There are a lot of marketing conferences looking to advise people on what to do next. From my experience last year, Another Marketing Conference is well worth checking out, whatever sector or size of business you are in.
Since time immemorial accurate maps have been crucial to attaining and keeping power. Navigational maps helped first the Portuguese and Spanish, then the English to reach (and annex) new territories across the globe. Later colonialism literally redrew the map of Africa, creating countries where there were none before. Maps are critical in battle and to take stock of your resources and population.
So control of maps brings control over your subjects. As we move into a mobile device dominated future this explains the enormous battle to command mapping in your pocket, using the power of GPS and network connections to find out where you are. Nokia spent $7.7 billion on NAVTEQ, while Google StreetView has seen the search giant survey the world at a granular level. It explains why Apple ditched Google and launched its own ill-fated Maps app on the latest iPhone – the company simply didn’t want to give up control of such vital data to a third party.
Essentially knowing where you are enables companies to better understand your behaviour and target offers that fit your location and background. And that’s the positive news – it now only takes four location data points to identify a mobile user according to new research. Something that law enforcement agencies (and criminals) are no doubt very interested in.
But for all its benefits GPS isn’t as accurate as mapping companies (and advertisers) would like. Particularly in large buildings, such as shopping centres, it doesn’t give pinpoint positioning. Which is why Apple has just paid a reputed $20m for indoor mapping specialist Wifislam, which uses ambient wifi signals to offer maps accurate to 2.5m. With this level of data clever marketers could target you with an offer for Costa as you walk into Starbucks while the police could place you (or at least your phone) at the scene of a crime in a crowded city.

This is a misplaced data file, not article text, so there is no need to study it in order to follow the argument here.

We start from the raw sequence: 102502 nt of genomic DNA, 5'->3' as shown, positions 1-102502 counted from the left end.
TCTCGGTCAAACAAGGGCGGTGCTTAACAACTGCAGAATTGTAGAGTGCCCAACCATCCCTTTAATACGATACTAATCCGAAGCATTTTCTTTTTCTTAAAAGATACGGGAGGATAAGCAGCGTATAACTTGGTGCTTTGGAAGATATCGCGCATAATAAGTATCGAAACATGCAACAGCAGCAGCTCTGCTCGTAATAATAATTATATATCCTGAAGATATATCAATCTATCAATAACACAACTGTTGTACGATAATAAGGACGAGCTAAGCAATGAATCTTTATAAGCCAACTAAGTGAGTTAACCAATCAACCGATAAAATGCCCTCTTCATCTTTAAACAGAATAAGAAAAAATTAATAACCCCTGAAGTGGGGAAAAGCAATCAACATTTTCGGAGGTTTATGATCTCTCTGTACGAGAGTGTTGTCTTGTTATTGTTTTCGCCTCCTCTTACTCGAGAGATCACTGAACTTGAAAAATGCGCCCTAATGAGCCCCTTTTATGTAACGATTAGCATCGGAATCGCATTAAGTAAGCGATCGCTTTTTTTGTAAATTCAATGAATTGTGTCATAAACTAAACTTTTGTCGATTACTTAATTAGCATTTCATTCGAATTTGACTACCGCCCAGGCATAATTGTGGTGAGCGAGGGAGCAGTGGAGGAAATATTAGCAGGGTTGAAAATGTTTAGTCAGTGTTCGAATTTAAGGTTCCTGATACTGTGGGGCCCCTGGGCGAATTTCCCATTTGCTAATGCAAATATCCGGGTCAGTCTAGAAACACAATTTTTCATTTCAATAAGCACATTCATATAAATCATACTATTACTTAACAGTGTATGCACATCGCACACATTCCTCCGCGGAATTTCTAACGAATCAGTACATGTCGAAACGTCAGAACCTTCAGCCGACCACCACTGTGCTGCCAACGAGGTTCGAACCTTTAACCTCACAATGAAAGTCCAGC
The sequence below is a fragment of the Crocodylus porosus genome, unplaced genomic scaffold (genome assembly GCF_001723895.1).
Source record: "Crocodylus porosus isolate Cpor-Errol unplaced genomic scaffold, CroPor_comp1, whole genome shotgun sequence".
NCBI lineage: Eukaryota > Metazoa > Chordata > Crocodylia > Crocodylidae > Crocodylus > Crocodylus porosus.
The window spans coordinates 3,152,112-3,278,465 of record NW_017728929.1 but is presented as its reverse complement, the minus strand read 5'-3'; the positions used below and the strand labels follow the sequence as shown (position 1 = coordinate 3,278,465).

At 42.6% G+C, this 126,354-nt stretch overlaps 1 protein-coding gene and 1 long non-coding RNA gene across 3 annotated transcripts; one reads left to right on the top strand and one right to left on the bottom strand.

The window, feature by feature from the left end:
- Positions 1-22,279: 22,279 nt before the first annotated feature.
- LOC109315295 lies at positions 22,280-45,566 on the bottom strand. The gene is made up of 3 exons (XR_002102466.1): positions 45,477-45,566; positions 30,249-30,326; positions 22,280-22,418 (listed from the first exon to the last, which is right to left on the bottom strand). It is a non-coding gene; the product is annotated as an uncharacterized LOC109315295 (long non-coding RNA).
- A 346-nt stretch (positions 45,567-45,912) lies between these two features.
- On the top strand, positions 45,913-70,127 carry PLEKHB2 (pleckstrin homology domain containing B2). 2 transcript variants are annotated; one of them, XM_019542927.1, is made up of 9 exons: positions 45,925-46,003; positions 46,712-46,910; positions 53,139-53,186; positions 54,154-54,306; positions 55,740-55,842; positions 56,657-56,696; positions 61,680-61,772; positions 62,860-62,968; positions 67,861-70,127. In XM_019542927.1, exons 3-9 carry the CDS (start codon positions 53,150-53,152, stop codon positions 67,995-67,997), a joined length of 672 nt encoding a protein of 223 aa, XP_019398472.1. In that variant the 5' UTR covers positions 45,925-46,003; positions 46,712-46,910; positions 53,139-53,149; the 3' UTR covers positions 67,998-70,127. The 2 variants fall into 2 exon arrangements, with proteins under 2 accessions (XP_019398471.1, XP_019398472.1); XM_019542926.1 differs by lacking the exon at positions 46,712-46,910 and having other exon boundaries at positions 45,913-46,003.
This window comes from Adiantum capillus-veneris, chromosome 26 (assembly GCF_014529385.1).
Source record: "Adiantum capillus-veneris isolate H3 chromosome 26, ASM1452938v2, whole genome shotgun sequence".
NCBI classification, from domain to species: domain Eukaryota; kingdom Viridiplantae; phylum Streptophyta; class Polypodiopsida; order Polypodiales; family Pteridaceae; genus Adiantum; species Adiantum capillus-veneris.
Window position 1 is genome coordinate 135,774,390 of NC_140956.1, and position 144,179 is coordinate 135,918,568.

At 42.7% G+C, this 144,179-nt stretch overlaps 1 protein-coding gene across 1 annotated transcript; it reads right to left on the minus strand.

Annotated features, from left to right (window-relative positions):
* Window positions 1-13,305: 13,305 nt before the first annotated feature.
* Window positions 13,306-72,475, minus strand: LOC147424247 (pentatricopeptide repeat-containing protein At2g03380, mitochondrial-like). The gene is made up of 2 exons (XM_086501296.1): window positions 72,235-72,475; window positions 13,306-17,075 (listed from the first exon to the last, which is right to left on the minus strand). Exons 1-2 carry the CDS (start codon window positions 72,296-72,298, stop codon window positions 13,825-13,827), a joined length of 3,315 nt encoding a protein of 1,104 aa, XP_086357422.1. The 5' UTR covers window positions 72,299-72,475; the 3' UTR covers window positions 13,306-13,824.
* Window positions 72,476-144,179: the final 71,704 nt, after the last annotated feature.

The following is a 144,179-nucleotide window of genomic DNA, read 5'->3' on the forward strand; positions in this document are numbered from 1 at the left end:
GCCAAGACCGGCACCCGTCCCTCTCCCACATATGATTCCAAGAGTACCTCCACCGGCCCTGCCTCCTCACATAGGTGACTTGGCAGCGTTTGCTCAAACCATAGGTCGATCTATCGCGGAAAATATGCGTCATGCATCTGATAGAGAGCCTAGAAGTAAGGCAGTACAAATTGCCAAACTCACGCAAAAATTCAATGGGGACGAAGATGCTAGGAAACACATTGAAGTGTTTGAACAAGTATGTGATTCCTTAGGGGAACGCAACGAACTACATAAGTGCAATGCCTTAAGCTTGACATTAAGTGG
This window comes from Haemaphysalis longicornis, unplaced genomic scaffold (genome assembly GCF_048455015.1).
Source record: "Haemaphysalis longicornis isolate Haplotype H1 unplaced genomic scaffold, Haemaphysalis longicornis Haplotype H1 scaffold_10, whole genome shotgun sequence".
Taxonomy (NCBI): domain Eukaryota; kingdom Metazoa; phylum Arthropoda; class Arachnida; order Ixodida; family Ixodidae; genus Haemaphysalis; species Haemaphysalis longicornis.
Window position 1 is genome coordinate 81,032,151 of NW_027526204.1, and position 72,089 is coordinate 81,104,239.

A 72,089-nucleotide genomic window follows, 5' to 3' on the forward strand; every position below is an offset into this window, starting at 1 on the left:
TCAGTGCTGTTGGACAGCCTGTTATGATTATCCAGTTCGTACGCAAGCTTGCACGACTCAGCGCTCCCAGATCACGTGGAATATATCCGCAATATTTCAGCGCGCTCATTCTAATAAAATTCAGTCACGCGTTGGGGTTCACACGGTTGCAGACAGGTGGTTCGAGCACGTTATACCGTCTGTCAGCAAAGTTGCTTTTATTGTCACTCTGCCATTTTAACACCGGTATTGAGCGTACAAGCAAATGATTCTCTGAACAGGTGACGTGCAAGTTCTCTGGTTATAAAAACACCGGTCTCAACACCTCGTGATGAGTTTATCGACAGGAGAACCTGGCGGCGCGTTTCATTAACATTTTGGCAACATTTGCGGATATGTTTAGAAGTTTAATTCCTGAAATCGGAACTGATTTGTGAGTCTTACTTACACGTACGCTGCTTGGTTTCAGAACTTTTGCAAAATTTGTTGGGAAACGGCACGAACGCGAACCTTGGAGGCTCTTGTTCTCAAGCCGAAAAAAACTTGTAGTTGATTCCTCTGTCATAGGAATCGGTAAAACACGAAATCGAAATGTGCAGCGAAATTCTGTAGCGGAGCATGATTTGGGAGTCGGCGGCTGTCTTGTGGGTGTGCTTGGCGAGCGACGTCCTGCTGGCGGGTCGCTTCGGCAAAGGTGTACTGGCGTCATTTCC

Apple isn’t alone in looking at indoor mapping – Google now features 10,000 floor plans submitted by businesses while Nokia’s Destination Maps product has more than 4,000 locations in 38 countries.
I often bang on about privacy and how marketers need to tread a fine line between providing targeted offers and respecting personal space. And the move to indoor mapping, combined with ways of interacting such as QR codes, augmented reality apps such as Aurasma and Near Field Communications (NFC) mean that the possibilities of tracking, understanding user behaviour and tailoring marketing could become ubiquitous. Except in the countryside, where poor mobile coverage means that if you are lucky it tells you what village you’re actually in.
The future is hyperlocal and mobile – marketers need to embrace this, but make sure that they’re getting buy-in from customers or they risk a privacy backlash from both individuals and regulators.